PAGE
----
While we bear in grateful recollection our illustrious heroes and statesmen, we pause to shed a tear on the tomb of our late Excellent Governor. The remembrance of SUMNER spreads a gloom o'er the joys of this festive day. For him we weep. But why should we weep? Heaven knew his goodness; and seeing he could not be better beloved, nor farther promoted on earth, received him; and he has rewarded him accord­ing to his merit.

May we, his fellow-citizens, while we lament his death, imitate his patriotic virtues. Let us cherish the same principles of rectitude, which he cherished. Let us exhibit the same firmness and intrepidity, which ever dignified his cha­racter. [Page 15] Divesting ourselves of narrow prejudice, and of lawless ambition, let us be actuated by the same generous motives, which marked all his public actions; that should we fail of human promotion; should we not be thought qualified for Judges and Governors here; we may become qualified for Kings and Priests in a better world.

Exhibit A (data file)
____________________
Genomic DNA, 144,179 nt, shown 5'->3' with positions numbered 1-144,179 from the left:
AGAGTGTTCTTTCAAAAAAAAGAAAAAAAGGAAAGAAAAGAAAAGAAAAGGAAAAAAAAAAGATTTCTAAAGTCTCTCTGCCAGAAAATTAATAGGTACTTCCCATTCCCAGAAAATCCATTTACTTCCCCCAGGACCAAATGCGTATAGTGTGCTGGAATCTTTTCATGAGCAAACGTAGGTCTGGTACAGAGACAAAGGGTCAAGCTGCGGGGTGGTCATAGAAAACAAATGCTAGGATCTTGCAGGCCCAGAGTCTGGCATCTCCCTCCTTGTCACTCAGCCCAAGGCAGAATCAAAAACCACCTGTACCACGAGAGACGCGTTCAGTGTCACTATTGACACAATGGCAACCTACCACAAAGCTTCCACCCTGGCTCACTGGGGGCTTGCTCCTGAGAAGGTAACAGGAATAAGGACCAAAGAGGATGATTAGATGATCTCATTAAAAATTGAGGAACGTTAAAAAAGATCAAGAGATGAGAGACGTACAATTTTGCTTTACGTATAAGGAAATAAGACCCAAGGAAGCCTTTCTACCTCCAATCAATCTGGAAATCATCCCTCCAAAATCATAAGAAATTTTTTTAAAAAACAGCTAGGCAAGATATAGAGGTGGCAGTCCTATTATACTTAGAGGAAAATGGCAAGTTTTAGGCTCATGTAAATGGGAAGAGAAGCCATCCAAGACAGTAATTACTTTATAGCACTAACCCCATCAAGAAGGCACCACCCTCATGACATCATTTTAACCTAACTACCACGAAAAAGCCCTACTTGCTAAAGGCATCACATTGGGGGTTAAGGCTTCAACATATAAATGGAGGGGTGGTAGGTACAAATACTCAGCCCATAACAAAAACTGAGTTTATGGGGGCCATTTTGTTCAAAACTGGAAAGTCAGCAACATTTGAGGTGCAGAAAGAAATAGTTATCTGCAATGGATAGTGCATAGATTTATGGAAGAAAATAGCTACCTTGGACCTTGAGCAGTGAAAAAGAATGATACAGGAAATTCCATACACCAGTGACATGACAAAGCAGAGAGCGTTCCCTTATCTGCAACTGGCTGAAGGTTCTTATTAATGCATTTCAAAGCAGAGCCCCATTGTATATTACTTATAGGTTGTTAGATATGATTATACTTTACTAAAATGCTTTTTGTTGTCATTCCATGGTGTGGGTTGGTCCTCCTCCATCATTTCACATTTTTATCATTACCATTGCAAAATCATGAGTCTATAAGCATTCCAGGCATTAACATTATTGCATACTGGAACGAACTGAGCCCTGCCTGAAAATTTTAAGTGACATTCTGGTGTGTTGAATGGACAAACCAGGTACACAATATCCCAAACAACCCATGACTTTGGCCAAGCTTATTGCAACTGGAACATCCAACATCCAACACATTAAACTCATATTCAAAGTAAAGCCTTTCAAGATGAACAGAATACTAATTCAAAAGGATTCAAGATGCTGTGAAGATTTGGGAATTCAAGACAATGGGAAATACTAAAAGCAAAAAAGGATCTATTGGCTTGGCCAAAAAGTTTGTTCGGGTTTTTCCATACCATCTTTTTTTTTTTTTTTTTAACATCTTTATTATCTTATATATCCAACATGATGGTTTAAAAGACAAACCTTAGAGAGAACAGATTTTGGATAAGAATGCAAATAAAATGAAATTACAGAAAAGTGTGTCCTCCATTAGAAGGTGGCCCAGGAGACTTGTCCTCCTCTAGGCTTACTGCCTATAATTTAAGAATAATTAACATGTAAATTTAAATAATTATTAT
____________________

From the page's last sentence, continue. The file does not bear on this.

Citizens, if you regard your present happiness; if you regard the future welfare of your nation; show your detestation of seditious practices, whether from the press, or the pen. Instruct your children not only in their right; but also in their duty. By your own example teach them submission to constituted authority. Teach them to despise factious demagogues, who mistake popularity for patriotism. Show them how dearly you prize civil liberty by your exertion in its support. Teach them veneration for re­ligious liberty by your devout attention to the worship of GOD. That, when you shall have paid the debt of nature; when ADAMS and WASHINGTON shall be no more; and when the despotisms, and republics of the ancient world shall be corrupted, and crumble into ruin,—America may flourish in untainted youth, in the full enjoyment of her Liberty, her Independence, and her GLORY.

FINIS

This keyboarded and encoded edition of the work described above is co-owned by the institutions providing financial support to the Text Creation Partnership. This Phase I text is available for reuse, according to the terms of Creative Commons 0 1.0 Universal. The text can be copied, modified, distributed and performed, even for commercial purposes, all without asking permission.